And here’s the reality in Granville:
For the year 2014 alone, Pyne paid this Granville college $47 million through his Department of Education and Training office in Canberra. The Indian CEO netted a profit of more than $11 million in just half that time (six months).
Years and billions later, in October 2015, the Australian Competition and Consumer Commission (ACCC) and the NSW Fair Trading Department have alleged that the Unique International College in Sydney’s western suburbs engaged in “unconscionable conduct” in pushing disadvantaged students into signing up for courses worth up to $25,000.
It’s only because a few honest students came forward.
The ACCC will ask the court to make the college repay the $57 million it has received to date in Commonwealth government funding.
In one instance, a 19-year-old disabled man who was under the full-time care of his grandmother was allegedly signed up for thousands of dollars in Commonwealth debt despite not being informed of anything about the course or the private college that was providing it 400 kilometres from his home in Wagga Wagga.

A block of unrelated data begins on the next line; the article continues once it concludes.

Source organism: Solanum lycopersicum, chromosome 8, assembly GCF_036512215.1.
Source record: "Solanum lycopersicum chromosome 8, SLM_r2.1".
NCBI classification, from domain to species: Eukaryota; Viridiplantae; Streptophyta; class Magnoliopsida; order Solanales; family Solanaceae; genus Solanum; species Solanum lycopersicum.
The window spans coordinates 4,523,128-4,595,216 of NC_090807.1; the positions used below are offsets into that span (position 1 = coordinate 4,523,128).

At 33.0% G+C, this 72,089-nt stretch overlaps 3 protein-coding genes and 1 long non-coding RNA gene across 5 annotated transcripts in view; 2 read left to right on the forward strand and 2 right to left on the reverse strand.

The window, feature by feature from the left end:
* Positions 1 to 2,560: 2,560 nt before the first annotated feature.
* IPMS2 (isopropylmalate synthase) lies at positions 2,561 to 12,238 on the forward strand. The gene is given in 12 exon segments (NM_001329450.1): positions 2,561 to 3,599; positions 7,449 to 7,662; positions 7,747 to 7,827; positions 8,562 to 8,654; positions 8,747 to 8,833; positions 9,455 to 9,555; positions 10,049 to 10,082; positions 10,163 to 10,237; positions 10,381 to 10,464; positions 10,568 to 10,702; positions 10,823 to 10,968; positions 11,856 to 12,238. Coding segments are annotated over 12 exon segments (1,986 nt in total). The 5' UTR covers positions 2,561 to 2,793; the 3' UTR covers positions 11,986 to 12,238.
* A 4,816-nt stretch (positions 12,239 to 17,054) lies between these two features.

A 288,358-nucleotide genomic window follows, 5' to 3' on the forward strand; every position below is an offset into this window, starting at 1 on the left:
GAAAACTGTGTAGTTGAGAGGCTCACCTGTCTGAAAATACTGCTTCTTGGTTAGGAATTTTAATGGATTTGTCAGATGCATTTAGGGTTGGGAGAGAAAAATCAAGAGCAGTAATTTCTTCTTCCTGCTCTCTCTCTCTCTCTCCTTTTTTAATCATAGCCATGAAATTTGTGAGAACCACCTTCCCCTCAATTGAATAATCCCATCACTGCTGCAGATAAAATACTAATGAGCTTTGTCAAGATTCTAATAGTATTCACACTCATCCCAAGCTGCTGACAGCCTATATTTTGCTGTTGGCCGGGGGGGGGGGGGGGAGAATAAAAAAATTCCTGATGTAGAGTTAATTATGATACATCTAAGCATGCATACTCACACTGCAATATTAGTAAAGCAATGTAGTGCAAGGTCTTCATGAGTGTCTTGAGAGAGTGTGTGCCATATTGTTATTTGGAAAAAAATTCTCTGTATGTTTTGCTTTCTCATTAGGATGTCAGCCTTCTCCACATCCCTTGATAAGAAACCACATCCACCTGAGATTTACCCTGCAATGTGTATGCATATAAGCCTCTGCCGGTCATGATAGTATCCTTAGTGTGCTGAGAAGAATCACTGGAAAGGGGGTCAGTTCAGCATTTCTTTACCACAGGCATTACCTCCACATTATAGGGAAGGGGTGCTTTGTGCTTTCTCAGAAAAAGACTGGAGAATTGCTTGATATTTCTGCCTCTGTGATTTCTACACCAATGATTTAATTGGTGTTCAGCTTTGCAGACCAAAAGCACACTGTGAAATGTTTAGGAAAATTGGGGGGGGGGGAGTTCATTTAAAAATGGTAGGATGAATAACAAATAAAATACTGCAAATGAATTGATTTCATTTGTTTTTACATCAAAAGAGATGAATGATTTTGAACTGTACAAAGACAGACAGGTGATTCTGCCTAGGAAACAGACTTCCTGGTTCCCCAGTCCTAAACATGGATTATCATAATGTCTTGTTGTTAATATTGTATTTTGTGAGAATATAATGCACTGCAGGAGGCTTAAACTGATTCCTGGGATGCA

Yep, agents for the college (Indians on 457 visas wanting extra cash) were engaged on commission to recruit illiterate and disabled “students”. They netted thousands of dollars in loans from Pyne’s VET-FEE-HELP scheme to fund courses they were never told they were being signed up for, documents lodged in the federal court allege.
The company’s founder and CEO, Amarjit Khela, presents one of his students with an Indian diploma.
The ACCC’s statement of claim filed in the Federal Court on Tuesday reveals the students that were allegedly targeted by the college were often from Aboriginal housing missions in the state’s most disadvantaged areas such as Walgett, Boggabilla and Bourke.
Sales agents would allegedly enter their houses, enticing students and their families with free laptops and would then ask the students to sign a series of forms that they could not understand.
Their signatures would put them between $10,000 and $25,000 in Commonwealth VET-FEE Help debt.
Students were allegedly told nothing at all about the courses or that the courses in salon management, marketing and business management were free as long as they never earned more than $50,000 a year. Only 2.4 per cent of Unique’s students graduated between July and December 2014, the ACCC alleges. Christopher Pyne was Education Minister at the time.